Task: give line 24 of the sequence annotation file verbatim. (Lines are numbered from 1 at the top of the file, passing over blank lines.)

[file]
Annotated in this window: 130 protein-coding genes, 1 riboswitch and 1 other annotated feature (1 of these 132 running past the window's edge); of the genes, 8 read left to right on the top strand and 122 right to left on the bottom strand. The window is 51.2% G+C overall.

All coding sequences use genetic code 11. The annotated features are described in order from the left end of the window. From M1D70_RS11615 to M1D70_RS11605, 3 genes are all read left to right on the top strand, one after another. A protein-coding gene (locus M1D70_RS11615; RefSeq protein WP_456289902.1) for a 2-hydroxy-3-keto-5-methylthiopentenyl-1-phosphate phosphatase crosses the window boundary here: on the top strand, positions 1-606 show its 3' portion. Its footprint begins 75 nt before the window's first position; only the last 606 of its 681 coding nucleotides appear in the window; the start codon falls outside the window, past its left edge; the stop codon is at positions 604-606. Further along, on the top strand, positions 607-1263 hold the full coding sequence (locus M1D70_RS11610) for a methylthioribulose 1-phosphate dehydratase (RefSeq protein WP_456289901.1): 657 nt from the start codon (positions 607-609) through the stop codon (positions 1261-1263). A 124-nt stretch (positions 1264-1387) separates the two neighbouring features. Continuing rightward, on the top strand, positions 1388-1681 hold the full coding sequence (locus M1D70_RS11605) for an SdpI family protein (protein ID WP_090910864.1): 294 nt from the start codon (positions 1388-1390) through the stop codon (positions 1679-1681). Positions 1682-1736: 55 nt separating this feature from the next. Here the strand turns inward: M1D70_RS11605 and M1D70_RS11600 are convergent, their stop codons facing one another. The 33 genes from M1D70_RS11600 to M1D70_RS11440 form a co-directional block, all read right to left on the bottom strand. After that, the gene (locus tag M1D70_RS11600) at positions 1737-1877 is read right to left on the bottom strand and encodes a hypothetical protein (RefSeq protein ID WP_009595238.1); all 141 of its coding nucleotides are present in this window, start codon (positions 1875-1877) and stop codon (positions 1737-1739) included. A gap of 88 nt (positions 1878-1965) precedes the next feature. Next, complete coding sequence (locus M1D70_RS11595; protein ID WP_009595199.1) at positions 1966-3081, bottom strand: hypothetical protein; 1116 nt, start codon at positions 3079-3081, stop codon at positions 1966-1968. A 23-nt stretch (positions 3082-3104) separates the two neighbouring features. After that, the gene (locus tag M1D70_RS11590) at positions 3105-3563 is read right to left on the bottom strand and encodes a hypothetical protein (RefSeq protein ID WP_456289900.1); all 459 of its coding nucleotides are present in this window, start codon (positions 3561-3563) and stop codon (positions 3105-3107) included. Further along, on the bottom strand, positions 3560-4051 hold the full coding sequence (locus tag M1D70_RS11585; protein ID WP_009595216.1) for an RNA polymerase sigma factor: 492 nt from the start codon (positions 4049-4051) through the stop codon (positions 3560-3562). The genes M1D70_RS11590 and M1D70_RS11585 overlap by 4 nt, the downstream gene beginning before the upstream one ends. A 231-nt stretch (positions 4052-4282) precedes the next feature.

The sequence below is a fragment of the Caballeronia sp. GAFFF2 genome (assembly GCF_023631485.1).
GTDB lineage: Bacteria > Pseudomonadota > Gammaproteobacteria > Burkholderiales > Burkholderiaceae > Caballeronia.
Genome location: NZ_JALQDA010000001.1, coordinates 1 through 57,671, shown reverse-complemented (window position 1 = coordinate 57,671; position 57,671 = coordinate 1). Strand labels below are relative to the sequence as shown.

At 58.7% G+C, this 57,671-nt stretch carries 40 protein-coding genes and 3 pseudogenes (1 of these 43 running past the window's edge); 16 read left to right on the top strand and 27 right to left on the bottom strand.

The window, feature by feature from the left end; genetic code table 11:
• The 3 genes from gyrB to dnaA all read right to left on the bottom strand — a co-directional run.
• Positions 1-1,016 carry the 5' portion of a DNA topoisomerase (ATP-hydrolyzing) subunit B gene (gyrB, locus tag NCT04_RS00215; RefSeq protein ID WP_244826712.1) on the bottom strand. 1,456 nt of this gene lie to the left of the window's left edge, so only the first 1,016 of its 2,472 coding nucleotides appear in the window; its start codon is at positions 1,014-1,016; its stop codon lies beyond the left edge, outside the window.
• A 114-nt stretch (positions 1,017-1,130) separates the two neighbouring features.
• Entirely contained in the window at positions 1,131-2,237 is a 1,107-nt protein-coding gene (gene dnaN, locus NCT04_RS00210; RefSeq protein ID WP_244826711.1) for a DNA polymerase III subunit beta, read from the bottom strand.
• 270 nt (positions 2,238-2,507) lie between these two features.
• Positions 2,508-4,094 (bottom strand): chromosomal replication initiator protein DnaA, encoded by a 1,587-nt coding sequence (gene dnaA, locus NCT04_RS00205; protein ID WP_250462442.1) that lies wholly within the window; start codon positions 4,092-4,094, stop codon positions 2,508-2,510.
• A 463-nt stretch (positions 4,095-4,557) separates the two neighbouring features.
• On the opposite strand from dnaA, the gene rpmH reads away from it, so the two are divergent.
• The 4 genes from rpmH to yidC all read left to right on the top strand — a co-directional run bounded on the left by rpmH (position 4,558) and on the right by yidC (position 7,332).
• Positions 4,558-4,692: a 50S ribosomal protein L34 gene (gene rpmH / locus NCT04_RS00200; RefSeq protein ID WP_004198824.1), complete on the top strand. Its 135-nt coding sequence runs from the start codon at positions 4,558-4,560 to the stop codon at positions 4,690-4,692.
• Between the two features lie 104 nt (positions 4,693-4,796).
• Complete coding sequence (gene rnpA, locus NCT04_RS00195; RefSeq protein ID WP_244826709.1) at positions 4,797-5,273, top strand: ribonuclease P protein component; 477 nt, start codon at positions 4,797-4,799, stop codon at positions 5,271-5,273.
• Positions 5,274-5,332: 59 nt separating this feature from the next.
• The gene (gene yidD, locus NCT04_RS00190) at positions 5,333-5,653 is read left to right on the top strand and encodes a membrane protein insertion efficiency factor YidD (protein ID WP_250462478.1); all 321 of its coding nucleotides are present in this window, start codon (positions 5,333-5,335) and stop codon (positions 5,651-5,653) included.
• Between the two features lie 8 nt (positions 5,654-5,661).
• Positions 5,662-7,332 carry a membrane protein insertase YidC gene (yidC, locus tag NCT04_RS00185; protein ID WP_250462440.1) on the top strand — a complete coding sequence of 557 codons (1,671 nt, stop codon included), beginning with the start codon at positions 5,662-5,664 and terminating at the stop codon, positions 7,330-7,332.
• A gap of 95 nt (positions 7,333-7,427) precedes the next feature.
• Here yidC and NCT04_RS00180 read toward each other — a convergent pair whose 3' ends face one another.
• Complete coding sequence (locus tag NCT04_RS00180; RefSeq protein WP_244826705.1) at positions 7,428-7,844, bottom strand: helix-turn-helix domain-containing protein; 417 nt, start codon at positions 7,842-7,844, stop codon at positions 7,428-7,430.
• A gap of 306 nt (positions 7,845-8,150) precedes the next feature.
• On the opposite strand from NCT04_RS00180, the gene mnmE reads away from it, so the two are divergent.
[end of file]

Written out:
• A gap of 95 nt (positions 7,333-7,427) precedes the next feature.